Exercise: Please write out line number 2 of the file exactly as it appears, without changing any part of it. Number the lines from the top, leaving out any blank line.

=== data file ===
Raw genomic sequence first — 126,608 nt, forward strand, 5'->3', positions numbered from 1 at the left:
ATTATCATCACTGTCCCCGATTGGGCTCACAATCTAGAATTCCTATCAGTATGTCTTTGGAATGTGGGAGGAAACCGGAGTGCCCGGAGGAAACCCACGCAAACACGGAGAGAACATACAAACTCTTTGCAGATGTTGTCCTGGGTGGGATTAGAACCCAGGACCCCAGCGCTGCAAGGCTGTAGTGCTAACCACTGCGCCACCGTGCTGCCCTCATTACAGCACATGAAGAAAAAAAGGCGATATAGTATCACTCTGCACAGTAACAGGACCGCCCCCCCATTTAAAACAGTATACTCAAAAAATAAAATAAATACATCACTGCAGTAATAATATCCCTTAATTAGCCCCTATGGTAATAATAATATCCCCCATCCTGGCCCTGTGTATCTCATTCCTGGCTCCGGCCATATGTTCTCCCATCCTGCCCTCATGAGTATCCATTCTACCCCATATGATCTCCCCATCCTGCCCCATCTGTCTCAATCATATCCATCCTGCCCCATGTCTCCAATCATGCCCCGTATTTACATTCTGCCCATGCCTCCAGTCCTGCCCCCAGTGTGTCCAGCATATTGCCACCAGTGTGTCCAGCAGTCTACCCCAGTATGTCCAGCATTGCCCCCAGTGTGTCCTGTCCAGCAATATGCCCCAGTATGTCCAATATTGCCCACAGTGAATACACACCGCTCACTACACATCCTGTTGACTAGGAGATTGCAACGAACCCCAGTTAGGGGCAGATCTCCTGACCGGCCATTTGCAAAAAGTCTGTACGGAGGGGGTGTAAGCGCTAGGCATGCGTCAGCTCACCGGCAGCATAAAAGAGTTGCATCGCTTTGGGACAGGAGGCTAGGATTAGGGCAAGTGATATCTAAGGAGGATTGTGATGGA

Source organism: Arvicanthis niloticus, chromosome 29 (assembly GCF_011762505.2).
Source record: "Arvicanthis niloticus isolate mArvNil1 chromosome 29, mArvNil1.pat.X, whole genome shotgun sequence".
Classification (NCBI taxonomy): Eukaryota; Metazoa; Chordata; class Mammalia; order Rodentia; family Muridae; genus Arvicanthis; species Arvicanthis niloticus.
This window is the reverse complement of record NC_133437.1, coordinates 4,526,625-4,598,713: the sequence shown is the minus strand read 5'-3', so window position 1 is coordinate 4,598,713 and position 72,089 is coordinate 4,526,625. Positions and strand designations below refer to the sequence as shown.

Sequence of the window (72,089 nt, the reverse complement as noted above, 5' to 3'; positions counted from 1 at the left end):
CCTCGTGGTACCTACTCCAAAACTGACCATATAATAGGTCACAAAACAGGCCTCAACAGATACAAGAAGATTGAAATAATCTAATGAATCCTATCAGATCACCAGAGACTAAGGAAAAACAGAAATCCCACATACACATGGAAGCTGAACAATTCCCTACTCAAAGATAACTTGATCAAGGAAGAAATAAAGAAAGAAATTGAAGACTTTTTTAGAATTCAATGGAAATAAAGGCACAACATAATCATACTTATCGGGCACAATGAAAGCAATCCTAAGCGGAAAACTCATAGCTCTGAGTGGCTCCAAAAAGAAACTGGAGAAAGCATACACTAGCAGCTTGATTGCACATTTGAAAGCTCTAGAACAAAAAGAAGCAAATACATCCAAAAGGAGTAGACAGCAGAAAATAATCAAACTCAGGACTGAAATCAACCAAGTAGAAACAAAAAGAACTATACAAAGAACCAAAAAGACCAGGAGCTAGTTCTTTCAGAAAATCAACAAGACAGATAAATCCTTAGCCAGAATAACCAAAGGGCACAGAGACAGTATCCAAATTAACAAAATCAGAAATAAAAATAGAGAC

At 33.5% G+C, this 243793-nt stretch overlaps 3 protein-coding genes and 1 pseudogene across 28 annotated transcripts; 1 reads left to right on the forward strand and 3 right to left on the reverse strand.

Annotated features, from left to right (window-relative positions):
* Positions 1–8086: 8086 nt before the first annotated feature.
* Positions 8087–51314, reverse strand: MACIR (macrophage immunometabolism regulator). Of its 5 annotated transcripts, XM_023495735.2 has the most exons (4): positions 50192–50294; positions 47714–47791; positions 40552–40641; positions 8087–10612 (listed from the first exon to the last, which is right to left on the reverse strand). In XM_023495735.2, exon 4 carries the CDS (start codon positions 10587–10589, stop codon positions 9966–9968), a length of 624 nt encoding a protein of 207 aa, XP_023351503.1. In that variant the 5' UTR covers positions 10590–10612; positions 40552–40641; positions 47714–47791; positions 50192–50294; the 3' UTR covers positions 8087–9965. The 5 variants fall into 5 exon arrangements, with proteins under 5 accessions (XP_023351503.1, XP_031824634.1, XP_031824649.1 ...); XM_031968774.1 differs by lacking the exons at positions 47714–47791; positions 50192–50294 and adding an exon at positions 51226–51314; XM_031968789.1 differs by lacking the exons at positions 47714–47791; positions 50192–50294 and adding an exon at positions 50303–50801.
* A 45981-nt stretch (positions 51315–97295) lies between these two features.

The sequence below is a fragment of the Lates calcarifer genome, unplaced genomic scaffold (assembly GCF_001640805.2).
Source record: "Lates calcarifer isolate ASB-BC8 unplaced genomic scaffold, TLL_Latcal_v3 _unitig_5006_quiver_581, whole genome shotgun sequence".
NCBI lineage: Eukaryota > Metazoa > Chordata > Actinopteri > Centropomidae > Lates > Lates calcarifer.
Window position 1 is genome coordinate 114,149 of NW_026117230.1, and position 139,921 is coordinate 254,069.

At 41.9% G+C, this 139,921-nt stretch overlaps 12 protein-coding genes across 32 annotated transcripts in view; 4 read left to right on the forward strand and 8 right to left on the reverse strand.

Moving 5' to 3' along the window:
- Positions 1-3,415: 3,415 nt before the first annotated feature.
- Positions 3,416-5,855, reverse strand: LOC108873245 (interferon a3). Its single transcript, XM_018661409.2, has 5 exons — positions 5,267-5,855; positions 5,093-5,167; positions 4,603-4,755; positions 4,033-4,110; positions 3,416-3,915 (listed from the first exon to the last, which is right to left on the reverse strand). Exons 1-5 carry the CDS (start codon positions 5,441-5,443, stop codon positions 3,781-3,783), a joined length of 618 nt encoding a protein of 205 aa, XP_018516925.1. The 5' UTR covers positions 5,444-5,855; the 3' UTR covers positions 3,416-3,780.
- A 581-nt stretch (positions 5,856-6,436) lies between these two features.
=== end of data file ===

ATTATCATCACTGTCCCCGATTGGGCTCACAATCTAGAATTCCTATCAGTATGTCTTTGGAATGTGGGAGGAAACCGGAGTGCCCGGAGGAAACCCACGCAAACACGGAGAGAACATACAAACTCTTTGCAGATGTTGTCCTGGGTGGGATTAGAACCCAGGACCCCAGCGCTGCAAGGCTGTAGTGCTAACCACTGCGCCACCGTGCTGCCCTCATTACAGCACATGAAGAAAAAAAGGCGATATAGTATCACTCTGCACAGTAACAGGACCGCCCCCCCATTTAAAACAGTATACTCAAAAAATAAAATAAATACATCACTGCAGTAATAATATCCCTTAATTAGCCCCTATGGTAATAATAATATCCCCCATCCTGGCCCTGTGTATCTCATTCCTGGCTCCGGCCATATGTTCTCCCATCCTGCCCTCATGAGTATCCATTCTACCCCATATGATCTCCCCATCCTGCCCCATCTGTCTCAATCATATCCATCCTGCCCCATGTCTCCAATCATGCCCCGTATTTACATTCTGCCCATGCCTCCAGTCCTGCCCCCAGTGTGTCCAGCATATTGCCACCAGTGTGTCCAGCAGTCTACCCCAGTATGTCCAGCATTGCCCCCAGTGTGTCCTGTCCAGCAATATGCCCCAGTATGTCCAATATTGCCCACAGTGAATACACACCGCTCACTACACATCCTGTTGACTAGGAGATTGCAACGAACCCCAGTTAGGGGCAGATCTCCTGACCGGCCATTTGCAAAAAGTCTGTACGGAGGGGGTGTAAGCGCTAGGCATGCGTCAGCTCACCGGCAGCATAAAAGAGTTGCATCGCTTTGGGACAGGAGGCTAGGATTAGGGCAAGTGATATCTAAGGAGGATTGTGATGGA